By Michael R. Diliberto
Is a Code of Civil Procedure section 998 settlement offer that requires the plaintiffs to indemnify the defendants against potential future claims of nonparties valid? The answer is no, according to Khosravan v. Chevron Corporation (July 6, 2021, B307482) __ Cal.App.5th __ [2021 WL 2797742].)
The Khosravans (husband and wife) sued Chevron and others for damages after Mr. Khosravan allegedly contracted mesothelioma while working at oil refinery facilities in Iran controlled by Chevron’s predecessors. The Chevron defendants served the Khosravans with section 998 offers to waive defense costs in exchange for dismissing all claims with prejudice, and a “release of all future claims based on the allegations in the complaint, including . . . claims for wrongful death, and indemnity in the event such claims are filed by non-parties to this case.” (Italics added.) The Khosravans did not respond to the offers.
The Chevron defendants prevailed on summary judgment (Chevron owed no duty of care), and filed a memorandum of costs for approximately $33,900. The Khosravans moved to strike or tax costs on several grounds, including that the Chevron defendants’ statutory settlement offers were not capable of valuation because the offers required the Khosravans to indemnify the Chevron defendants against future claims by nonparties. The trial court awarded the Chevron defendants $15,564 in total costs. Ms. Khosravan appealed. (Mr. Khosravan was deceased.) The Court of Appeal reversed the trial court’s order denying the Khosravans’ motion to strike or tax costs.
Valentino v. Elliott Sav-On Gas, Inc. (1988) 201 Cal.App.3d 692 served as precedent. There, the plaintiff slipped and fell at a gas station and sued the station’s owner. The owner made a 998 offer for entry of a $15,000 judgment in exchange for the plaintiff releasing the owner, its attorneys, and its insurance carrier “from any and all claims and causes of action arising out of [plaintiff’s] claims including insurance bad faith and violation of Insurance Code section 790.03.” After a jury awarded Plaintiff $9,750 ($5,250 less than the statutory offer), the trial court granted the owner its costs under section 998. The Court of Appeal reversed, concluding the required release rendered the offer less favorable than the jury’s award and difficult to quantify.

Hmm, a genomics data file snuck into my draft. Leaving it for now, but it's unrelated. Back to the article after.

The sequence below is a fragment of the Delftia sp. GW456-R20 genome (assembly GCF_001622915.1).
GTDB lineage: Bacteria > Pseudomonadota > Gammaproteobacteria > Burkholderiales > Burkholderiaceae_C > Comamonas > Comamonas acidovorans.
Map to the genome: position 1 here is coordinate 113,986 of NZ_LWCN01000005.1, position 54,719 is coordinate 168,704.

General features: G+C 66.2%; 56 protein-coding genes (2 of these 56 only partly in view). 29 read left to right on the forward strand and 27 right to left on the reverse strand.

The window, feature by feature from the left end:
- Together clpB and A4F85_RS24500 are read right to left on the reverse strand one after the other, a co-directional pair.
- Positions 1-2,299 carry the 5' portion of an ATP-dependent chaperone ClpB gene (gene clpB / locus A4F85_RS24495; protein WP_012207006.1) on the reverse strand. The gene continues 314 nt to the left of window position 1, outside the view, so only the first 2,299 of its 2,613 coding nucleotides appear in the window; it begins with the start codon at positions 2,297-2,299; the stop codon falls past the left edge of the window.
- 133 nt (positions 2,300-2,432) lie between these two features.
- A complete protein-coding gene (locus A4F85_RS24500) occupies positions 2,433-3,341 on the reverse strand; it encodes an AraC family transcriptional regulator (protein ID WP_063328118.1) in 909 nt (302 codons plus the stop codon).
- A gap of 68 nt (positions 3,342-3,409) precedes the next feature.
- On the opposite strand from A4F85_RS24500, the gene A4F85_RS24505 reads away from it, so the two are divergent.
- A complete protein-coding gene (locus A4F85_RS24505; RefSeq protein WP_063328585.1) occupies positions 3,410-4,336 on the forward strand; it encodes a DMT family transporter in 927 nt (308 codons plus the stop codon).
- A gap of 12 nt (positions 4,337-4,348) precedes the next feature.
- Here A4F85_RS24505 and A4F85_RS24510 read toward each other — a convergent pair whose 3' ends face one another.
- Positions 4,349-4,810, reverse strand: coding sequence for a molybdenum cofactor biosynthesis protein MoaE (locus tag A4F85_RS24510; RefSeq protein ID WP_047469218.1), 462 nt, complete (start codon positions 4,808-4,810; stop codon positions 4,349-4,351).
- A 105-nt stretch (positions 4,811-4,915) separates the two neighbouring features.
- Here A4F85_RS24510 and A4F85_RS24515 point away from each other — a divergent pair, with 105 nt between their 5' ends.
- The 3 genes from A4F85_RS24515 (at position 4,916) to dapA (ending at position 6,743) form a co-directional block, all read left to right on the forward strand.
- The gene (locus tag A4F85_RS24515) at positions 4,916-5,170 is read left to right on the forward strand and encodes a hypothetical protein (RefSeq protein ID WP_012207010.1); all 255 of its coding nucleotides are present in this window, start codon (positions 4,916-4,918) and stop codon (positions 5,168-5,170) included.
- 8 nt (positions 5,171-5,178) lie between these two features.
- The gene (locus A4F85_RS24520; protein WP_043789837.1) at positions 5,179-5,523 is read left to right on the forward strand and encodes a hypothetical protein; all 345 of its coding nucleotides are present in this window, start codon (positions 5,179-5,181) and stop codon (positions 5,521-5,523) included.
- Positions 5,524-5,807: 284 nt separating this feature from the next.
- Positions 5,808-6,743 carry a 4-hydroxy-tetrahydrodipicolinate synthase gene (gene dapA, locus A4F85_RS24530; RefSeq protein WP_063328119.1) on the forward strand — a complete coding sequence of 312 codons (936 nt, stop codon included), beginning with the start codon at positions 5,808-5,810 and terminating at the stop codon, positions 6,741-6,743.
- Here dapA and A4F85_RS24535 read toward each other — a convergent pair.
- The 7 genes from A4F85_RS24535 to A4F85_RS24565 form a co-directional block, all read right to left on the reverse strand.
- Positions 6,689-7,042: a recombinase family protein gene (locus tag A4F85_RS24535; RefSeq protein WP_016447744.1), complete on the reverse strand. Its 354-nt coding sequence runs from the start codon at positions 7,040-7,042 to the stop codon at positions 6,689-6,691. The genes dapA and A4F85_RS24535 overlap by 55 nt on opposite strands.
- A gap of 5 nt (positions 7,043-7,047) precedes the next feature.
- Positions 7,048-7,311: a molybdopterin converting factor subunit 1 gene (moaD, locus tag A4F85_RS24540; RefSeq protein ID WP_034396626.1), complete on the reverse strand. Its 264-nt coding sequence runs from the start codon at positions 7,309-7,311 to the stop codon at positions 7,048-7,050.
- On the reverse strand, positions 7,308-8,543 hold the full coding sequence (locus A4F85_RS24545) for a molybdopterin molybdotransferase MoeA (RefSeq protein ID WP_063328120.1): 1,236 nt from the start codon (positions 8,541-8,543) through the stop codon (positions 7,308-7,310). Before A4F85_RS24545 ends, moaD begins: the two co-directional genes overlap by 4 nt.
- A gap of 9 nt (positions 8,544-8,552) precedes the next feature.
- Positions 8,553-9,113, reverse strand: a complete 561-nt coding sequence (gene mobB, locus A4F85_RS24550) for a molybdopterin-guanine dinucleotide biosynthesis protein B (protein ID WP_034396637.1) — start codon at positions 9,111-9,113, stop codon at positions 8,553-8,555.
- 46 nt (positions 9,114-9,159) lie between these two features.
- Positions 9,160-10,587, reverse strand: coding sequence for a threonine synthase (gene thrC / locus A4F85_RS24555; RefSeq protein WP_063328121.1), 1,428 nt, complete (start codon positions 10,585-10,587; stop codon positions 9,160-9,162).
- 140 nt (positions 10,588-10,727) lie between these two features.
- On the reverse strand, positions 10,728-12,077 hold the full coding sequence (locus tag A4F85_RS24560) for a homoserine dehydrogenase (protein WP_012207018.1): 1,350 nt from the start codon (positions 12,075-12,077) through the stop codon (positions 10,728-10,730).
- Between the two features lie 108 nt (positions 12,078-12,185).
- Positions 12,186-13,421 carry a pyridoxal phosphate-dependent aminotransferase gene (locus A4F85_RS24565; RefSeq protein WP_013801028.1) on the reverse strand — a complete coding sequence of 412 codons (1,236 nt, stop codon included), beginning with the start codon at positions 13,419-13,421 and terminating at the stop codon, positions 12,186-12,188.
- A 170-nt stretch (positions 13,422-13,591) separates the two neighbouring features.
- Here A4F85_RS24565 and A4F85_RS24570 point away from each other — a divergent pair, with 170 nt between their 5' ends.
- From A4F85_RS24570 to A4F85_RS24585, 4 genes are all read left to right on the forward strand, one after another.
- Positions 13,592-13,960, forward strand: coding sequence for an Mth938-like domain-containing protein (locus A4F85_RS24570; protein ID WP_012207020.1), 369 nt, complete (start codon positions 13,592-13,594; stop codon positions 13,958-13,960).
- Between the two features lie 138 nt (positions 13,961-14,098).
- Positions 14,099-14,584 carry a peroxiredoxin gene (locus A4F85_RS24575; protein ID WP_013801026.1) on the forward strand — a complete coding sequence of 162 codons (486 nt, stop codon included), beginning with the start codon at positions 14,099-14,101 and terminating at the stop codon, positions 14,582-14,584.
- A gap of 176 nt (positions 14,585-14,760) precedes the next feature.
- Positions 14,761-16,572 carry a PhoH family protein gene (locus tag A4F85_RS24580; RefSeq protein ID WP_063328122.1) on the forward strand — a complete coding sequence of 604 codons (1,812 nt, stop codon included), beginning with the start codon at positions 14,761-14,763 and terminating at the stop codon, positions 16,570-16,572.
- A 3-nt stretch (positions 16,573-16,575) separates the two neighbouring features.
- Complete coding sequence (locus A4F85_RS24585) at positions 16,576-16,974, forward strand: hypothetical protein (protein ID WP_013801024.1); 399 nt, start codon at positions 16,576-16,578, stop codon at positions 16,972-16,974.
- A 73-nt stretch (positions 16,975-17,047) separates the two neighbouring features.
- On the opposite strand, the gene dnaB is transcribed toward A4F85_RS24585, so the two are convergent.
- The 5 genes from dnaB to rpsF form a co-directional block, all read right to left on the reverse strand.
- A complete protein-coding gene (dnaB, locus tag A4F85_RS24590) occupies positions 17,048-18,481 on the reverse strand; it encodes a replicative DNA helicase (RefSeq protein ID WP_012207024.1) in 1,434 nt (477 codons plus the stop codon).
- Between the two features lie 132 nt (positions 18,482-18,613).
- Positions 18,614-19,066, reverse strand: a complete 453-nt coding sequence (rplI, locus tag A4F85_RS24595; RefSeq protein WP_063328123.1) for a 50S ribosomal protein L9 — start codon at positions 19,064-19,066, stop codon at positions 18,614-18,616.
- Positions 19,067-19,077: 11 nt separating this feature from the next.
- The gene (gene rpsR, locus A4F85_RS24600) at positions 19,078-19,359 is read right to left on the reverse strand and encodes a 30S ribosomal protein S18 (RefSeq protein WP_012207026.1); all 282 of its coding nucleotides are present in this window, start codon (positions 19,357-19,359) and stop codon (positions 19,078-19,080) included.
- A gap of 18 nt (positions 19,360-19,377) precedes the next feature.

The court explained that the value of the term requiring the plaintiff to release unfiled claims against the owner, its insurance carrier, and its attorney may have exceeded the difference between the statutory offer’s monetary value and the judgment obtained. Also, “[t]o pinpoint the value of the various potential unfiled claims [plaintiff] might have had at the time of the statutory offer or in the future against three different parties, only one of whom was even a party to the instant action, would require the court to engage in wild speculation bordering on psychic prediction.” Given this uncertainty, “Neither this court nor the trial court can be expected to properly allocate defendant’s offer between the personal injury causes of action involved in the instant litigation and the several other causes of action [plaintiff] is being asked to surrender.”
Here, the court found a potentially high price tag on requiring the Khosravans to indemnify the Chevron defendants for claims not yet filed by third parties. The Chevron defendants would not have included the indemnification provisions if they had no value. Further, contrary to the Chevron defendants’ contention, even if nonparties were to bring only meritless claims, the Khosravans would still be liable for the costs of the Chevron defendants’ defense against these claims. (Civ. Code, § 2778, subds. 3 & 4.) Accordingly, the indemnification provisions in the Chevron defendants’ settlement offers, as in Valentino, would have required the Khosravans to evaluate a series of contingencies to determine the cost of indemnification for possible future claims of unidentified parties. The Chevron defendants provided no valuation for the likely expense of defending against potential claims, meritless or not.
Even if it were somehow possible to value the settlement offer, including the indemnification provisions, the Khosravans’ potential liability for indemnification (even if a future case could be resolved at the summary judgment stage) would far exceed the costs the Khosravans would owe absent the settlement, whether measured by the Chevron defendants’ request for $33,900 in costs or the court’s award of $15,500. Thus, the Chevron defendants failed to show the judgment was more favorable than their statutory settlement offers.
A term in a section 998 settlement offer requiring a plaintiff to indemnify a defendant against third party claims defies accurate valuation under the framework of Valentino. Benno B. Ashrafi, counsel for the Khosravans, noted that this decision underscores the requirement that the value of a 998 offer must be easily ascertainable. Chevron sought indemnification against any future wrongful death claims that might be filed by nonparties. The value of such an indemnification could not be determined, making it impossible for his clients to accept the offer. Peter A. Strotz, counsel for Chevron, observed that this case demonstrates the limitations of section 998 offers, which cannot be used to buy peace for prospective wrongful death actions.
Michael R. Diliberto is a mediator and arbitrator with ADR Services, Inc. His monthly articles about litigation and strategies for settlement negotiations are at www.DilibertoADR.com.